Traveling down the B3098 near Westbury, in Wiltshire, England, a curious sight greets drivers and passengers alike as they round a corner.
Up on a hillside, in clear view, is a large, white horse. Not an actual horse and not a statue, but a carving, in the earth, of a horse.
This is the Westbury White Horse, and it is interestingly not a unique figure in the United Kingdom.
The horse, in profile, has been carved into the white chalky escarpment of Salisbury Plain, about 1.5 miles east of the town of Westbury. It is one of the oldest of several white horses in Wiltshire and lies near an Iron Age hill fort.
At 180 feet tall by 170 feet wide, it is uncertain who carved the figure or what it represents, however it is often thought to commemorate the victory of King Alfred at the Battle of Ethandun, which took place nearby in 878 A.D.; that being said, there is no evidence of this claim until the 18th century.
The white horse has been considered a symbol of the Saxons of the early Middle Ages, including the fabled figures of Hengest and Horsa, who are said to have led the first Anglo-Saxon invasion of England.
Whatever its origins, the Westbury White Horse has gained other-worldly status through the ages, and is said to go down to the Bridewell springs to drink each night when the nearby Bratton church clock strikes midnight.
Also in Wiltshire, about 20 miles northeast of the Westbury White Horse is the Cherhill White Horse, sometimes called the Oldbury White Horse.
Like its neighbor, this figure is also in profile, and its feet are placed in such as way that it looks like it is taking a stroll across the hillside.
It can be found slightly below Oldbury Castle–an earthwork, as opposed to a bricks and mortar castle. Its origins are rather recent, being carved into the hillside in 1780 by Dr. Christopher Alsop.
The Marlborough White Horse is another “recent” addition to the Wiltshire landscape.
It was carved in 1804 by students at Mr. Greasley’s Academy and is the smallest of the Wiltshire white horses. In all, there have been as many as 13 white horses in Wiltshire alone; only eight can still be seen, as the others have grown over.
The Uffington White Horse is another chalk figure, but it dates from a much earlier period.
It is believed to have been carved into the hillside near the town of Uffington, in Oxfordshire, sometime during the late Bronze Age, between 1380 B.C. and 550 B.C.
It was not just scratched into the chalk hillside, but rather dug in, up to 3 feet deep.
Whoever carved it, meant it to stay. Whereas the Westbury horse is a solid profile–it’s clear to see that it’s a horse–the Uffington figure is more abstract, with a thin body, a mere outline of the top of the neck, and spindly legs.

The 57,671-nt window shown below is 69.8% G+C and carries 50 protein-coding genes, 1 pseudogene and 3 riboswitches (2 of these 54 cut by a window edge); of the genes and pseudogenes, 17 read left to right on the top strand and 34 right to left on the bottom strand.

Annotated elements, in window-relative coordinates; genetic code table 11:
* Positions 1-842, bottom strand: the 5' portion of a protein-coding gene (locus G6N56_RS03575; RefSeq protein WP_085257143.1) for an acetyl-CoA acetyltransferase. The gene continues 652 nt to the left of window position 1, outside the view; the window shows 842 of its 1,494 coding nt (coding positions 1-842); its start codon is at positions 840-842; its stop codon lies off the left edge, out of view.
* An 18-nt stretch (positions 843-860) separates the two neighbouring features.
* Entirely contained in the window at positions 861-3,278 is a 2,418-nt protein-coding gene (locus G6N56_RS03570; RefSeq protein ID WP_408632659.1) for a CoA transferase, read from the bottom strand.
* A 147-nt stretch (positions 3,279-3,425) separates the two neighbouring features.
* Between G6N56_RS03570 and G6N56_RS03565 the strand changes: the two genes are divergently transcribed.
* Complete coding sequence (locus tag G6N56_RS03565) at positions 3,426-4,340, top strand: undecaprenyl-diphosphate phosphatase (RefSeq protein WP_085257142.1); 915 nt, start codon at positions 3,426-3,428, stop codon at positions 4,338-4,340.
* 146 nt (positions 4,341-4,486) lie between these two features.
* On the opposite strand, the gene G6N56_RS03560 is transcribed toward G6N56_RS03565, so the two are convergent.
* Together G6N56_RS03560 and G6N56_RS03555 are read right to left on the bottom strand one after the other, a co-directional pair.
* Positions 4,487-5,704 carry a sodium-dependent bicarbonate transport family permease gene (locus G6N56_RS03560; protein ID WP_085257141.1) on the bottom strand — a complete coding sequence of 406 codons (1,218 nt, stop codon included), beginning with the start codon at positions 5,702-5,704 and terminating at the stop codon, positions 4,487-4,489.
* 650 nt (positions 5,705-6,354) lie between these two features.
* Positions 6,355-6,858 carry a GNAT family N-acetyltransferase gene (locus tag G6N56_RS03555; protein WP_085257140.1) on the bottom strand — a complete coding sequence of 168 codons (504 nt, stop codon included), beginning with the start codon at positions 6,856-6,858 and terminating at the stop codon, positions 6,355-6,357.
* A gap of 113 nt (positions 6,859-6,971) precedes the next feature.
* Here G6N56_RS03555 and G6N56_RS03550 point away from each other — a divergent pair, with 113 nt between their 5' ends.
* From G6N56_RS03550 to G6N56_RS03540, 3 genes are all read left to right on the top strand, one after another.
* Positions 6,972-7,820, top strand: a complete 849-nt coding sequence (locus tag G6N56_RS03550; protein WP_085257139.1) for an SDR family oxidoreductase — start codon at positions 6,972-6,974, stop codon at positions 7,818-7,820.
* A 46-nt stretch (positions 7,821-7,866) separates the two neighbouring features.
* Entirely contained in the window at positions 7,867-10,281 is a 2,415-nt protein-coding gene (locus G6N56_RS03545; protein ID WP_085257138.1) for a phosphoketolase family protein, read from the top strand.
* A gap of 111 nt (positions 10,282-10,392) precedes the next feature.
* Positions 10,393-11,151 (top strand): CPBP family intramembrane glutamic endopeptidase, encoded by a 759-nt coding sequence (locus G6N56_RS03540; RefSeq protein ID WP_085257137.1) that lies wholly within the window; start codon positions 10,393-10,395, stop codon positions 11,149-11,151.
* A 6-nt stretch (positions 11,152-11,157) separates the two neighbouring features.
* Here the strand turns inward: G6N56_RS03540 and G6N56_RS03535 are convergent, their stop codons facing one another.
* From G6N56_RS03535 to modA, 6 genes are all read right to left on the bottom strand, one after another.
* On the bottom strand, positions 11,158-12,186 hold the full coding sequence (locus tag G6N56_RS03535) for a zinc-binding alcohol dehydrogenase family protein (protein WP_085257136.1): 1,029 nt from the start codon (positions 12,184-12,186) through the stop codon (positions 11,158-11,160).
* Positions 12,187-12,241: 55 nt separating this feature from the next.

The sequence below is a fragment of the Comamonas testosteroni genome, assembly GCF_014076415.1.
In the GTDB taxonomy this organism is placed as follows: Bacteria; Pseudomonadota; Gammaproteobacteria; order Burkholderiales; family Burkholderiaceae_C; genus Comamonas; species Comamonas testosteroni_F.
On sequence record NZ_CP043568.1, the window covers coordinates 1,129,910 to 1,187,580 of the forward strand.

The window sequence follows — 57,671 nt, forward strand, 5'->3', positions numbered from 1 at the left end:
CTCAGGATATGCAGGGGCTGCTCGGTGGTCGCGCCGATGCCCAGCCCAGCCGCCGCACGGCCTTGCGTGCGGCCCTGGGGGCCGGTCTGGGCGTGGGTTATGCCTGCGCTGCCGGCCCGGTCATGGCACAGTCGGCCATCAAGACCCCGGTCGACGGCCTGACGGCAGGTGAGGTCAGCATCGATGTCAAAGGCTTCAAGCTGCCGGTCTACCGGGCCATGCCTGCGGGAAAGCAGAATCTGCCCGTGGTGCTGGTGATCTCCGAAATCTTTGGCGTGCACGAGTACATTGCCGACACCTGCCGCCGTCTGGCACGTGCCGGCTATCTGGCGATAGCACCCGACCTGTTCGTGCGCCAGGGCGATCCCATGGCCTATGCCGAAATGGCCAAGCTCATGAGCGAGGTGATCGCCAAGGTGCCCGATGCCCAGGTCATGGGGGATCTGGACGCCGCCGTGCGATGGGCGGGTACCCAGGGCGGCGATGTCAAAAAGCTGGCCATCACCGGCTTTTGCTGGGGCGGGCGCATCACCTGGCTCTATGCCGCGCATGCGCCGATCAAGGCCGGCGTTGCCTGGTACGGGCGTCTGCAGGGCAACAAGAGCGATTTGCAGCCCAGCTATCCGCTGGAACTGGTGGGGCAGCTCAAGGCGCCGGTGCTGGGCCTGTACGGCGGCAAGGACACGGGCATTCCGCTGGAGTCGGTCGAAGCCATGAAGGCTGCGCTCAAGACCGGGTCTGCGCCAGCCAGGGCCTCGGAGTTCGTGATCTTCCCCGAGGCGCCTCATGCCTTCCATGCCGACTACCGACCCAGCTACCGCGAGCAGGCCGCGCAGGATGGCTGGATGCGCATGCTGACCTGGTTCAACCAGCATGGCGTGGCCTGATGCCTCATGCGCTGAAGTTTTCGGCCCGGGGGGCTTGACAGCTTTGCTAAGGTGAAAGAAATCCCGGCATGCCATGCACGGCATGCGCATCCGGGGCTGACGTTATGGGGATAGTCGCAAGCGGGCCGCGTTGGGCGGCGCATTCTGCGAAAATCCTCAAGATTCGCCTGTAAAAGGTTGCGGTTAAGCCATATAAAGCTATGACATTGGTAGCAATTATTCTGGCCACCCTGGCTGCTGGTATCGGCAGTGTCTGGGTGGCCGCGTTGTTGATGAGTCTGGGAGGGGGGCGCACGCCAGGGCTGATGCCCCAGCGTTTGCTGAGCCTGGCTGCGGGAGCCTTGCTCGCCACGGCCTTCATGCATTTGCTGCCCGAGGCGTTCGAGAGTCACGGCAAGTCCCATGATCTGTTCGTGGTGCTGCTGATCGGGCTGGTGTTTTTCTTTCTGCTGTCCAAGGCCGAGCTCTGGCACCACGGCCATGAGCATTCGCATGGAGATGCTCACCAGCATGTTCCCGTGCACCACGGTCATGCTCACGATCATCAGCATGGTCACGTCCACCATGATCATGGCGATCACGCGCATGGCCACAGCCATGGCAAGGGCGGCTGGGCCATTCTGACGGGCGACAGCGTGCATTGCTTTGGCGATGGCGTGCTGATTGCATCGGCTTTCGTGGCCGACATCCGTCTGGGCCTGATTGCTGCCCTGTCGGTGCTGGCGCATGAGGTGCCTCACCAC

The head is more of a suggestion, with ears, one eye, and a sort of mouth. And, while the Westbury horse is standing still, surveying its surroundings, the Uffington horse is in full gallop, speeding across the hillside.
The horse is “scoured” every seven years, to remove the vegetation that quickly encroaches on it over a short period of time.
During the Second World War, however, it was covered up with grass and hedges so that Luftwaffe pilots could not use it as a navigational tool during their bombing raids over the UK.
There are two well-known human-like figures found on the hills of the UK as well. The Cerne Abbas Giant is in Dorset and is 180 feet tall.
The outlined figure is an unclothed man holding a rather nasty-looking club. Its age and purpose are unknown, although the earliest reference is from the late 1600s.
Similarly, the Long Man of Wilmington, located in East Sussex, is also a line drawing of a human figure, holding 2 staves–one in each hand.
Like the Cerne Abbas Giant, the Long Man’s origins are unknown, and the earliest known reference was a drawing made by William Burrell in 1766.
Finally, and perhaps the oddest of the chalk figures in the UK, the Bulford Kiwi can be found on Salisbury Plain in Wiltshire, less than 30 miles from the Westbury White horse.
This figure, as one could probably guess, is not ancient. Rather, it was carved into the soft chalk hillside in 1919 by soldiers of the New Zealand Expeditionary Force at the end of the First World War, while they were stationed in England before returning home.
Whether ancient or recent, the chalk emblems that adorn hillsides in the southern United Kingdom are worthy of a visit.
Their origins may be blurred by time, but through restoration and ongoing dedicated maintenance, they will all be around for future generations to enjoy.
Patricia Grimshaw is a self-professed museum nerd, with an equal interest in both medieval and military history. She received a BA (Hons) from Queen’s University in Medieval History, and an MA in War Studies from the Royal Military College of Canada, and completed a Master of Museum Studies at the University of Toronto before beginning her museum career. She has lived and traveled all over Canada and Europe.
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